The news media can either support or undermine non-democratic regimes. This tension between media liberalization and political control is well-captured in Yuezhi Zhao’s book Communication in China: Political Economy, Power and Conflict, which will serve as a thematic anchor for this course. We will examine the impact of print, television, and new media on democratization in Eastern Europe, East Asia, and Africa, while drawing from the literature on democratic transitions and the communications literature on media effects. The goal of the course is to understand the causes of press freedom, its role in the erosion of state control, and its implications for the survival of authoritarian regimes. 3 hrs. sem. (Comparative Politics)/ CMP SOC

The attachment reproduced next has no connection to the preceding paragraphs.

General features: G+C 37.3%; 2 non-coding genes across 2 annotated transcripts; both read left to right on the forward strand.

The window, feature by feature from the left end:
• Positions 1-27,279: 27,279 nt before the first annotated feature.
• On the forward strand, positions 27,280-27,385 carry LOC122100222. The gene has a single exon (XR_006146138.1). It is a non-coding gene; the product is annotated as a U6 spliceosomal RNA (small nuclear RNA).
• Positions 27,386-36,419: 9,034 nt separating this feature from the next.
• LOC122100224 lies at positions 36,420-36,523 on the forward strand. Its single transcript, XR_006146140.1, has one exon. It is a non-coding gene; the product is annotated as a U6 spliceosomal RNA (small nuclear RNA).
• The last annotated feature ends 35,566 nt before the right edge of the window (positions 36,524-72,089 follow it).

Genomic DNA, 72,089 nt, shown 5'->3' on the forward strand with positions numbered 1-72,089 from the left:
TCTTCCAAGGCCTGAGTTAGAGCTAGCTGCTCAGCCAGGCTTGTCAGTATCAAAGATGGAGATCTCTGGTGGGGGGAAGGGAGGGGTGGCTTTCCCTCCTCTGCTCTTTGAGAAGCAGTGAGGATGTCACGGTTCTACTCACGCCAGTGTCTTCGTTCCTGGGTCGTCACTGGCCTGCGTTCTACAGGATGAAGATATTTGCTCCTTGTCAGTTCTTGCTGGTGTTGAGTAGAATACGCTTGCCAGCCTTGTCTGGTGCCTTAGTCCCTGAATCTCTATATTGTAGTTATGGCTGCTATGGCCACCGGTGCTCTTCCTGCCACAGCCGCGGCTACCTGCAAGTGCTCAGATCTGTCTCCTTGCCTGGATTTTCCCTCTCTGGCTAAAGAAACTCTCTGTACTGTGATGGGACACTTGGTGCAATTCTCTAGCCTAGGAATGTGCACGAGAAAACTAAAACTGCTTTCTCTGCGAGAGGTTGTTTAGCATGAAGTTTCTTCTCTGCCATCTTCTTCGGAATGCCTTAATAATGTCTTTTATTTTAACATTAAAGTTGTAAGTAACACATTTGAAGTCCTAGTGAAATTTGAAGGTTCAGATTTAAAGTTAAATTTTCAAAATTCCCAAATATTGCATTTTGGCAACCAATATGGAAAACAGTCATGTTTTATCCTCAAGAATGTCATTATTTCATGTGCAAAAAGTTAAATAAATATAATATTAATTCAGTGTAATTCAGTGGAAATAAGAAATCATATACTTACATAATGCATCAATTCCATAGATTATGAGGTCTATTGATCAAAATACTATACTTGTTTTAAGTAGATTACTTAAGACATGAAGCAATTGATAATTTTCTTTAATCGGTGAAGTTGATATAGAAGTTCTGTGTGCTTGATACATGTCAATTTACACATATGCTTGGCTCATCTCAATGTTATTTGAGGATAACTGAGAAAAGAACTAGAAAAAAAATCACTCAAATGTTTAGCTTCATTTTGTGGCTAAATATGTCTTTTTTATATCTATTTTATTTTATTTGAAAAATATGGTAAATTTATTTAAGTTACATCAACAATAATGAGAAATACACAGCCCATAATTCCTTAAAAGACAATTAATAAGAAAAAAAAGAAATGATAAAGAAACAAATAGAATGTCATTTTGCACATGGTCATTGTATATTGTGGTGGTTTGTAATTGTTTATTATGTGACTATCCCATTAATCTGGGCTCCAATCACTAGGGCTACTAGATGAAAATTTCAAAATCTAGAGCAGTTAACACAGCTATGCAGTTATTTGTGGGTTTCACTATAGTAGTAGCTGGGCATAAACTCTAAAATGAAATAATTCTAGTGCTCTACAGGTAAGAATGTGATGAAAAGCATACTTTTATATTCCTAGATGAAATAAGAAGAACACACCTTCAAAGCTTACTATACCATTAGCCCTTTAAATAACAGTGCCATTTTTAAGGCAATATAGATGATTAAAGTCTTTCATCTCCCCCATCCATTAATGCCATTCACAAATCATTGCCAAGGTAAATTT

Spring 2014

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PSCI 0483 - Rise of Asia and U.S. Policy      

The Rise of Asia and US Policy
In this course we will study what is arguably the most important strategic development of the 21st century: how the rise of Asia presents security challenges to the region and the United States. Drawing from international relations scholarship, the course will focus on foreign policy challenges and potential responses. These challenges include both traditional security and nontraditional areas such as water and the environment. We will integrate the analysis of these issues in South, East, and Southeast Asia with study of the policy process, in part through simulations and role-playing exercises. This course is equivalent to IGST 0483. 3 hrs. sem. (Comparative Politics)/ AAL CMP NOA SOC